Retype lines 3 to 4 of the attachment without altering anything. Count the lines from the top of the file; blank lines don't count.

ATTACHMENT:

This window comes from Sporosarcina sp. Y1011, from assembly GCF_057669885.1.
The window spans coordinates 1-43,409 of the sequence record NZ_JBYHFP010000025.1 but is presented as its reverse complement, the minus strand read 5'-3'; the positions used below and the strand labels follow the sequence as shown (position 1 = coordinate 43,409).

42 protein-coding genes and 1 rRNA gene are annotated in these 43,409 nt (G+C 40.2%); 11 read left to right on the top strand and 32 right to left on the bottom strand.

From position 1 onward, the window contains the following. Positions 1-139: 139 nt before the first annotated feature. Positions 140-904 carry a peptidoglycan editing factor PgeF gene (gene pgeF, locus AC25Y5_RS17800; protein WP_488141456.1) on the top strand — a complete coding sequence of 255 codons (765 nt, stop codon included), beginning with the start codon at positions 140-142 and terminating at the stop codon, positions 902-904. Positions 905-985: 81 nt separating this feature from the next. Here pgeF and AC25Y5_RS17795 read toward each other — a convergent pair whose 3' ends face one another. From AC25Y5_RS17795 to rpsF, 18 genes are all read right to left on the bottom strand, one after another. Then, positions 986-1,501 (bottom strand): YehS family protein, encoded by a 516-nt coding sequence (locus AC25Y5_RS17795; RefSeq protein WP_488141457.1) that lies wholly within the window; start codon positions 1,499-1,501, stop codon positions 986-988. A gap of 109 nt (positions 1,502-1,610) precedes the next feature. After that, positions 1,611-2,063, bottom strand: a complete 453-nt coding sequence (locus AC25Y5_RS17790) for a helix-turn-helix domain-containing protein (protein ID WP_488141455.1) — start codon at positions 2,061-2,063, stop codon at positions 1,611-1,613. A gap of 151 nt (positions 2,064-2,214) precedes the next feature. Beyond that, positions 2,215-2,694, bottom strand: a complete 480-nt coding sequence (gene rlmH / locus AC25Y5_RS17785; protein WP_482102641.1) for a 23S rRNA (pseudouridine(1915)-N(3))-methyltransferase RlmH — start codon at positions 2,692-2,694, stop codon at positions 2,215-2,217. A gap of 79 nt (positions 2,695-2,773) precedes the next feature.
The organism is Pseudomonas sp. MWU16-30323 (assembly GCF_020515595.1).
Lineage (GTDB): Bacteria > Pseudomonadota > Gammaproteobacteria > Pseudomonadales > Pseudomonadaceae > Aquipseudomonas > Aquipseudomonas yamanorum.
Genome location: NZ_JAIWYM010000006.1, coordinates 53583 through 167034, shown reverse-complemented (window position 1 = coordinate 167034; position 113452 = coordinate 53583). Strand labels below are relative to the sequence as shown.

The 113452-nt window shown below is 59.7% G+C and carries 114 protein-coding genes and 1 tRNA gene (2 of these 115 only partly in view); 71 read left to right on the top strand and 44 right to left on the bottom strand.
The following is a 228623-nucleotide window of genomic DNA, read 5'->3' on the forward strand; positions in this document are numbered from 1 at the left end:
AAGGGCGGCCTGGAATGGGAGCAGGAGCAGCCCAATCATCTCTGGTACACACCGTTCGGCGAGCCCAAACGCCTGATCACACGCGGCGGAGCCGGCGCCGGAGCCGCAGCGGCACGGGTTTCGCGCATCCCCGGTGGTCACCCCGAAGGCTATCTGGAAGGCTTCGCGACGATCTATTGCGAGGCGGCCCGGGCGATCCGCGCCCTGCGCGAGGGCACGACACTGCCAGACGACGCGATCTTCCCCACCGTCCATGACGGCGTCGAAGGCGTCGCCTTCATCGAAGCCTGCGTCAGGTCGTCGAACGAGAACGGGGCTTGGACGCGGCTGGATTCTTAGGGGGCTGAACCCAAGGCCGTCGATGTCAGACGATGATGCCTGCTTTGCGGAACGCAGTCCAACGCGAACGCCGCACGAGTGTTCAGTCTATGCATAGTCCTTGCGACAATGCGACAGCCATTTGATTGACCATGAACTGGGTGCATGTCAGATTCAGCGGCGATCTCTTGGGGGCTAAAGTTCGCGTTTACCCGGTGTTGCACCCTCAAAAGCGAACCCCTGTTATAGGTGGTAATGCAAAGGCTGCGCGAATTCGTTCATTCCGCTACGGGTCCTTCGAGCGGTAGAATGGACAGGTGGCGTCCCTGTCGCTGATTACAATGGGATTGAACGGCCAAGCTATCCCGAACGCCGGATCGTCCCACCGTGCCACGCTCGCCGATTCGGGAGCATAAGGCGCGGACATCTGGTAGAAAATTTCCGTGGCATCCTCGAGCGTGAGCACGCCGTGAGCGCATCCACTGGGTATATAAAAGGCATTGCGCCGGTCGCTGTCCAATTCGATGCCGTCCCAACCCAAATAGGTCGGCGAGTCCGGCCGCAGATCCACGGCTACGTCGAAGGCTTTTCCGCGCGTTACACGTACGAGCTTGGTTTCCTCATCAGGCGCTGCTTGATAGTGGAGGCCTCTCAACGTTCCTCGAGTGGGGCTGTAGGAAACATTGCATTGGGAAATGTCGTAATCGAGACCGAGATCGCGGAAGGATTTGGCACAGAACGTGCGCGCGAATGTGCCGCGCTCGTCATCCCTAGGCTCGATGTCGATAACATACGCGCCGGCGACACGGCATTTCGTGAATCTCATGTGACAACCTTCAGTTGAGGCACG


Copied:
42 protein-coding genes and 1 rRNA gene are annotated in these 43,409 nt (G+C 40.2%); 11 read left to right on the top strand and 32 right to left on the bottom strand.

From position 1 onward, the window contains the following. Positions 1-139: 139 nt before the first annotated feature. Positions 140-904 carry a peptidoglycan editing factor PgeF gene (gene pgeF, locus AC25Y5_RS17800; protein WP_488141456.1) on the top strand — a complete coding sequence of 255 codons (765 nt, stop codon included), beginning with the start codon at positions 140-142 and terminating at the stop codon, positions 902-904. Positions 905-985: 81 nt separating this feature from the next. Here pgeF and AC25Y5_RS17795 read toward each other — a convergent pair whose 3' ends face one another. From AC25Y5_RS17795 to rpsF, 18 genes are all read right to left on the bottom strand, one after another. Then, positions 986-1,501 (bottom strand): YehS family protein, encoded by a 516-nt coding sequence (locus AC25Y5_RS17795; RefSeq protein WP_488141457.1) that lies wholly within the window; start codon positions 1,499-1,501, stop codon positions 986-988. A gap of 109 nt (positions 1,502-1,610) precedes the next feature. After that, positions 1,611-2,063, bottom strand: a complete 453-nt coding sequence (locus AC25Y5_RS17790) for a helix-turn-helix domain-containing protein (protein ID WP_488141455.1) — start codon at positions 2,061-2,063, stop codon at positions 1,611-1,613. A gap of 151 nt (positions 2,064-2,214) precedes the next feature. Beyond that, positions 2,215-2,694, bottom strand: a complete 480-nt coding sequence (gene rlmH / locus AC25Y5_RS17785; protein WP_482102641.1) for a 23S rRNA (pseudouridine(1915)-N(3))-methyltransferase RlmH — start codon at positions 2,692-2,694, stop codon at positions 2,215-2,217. A gap of 79 nt (positions 2,695-2,773) precedes the next feature.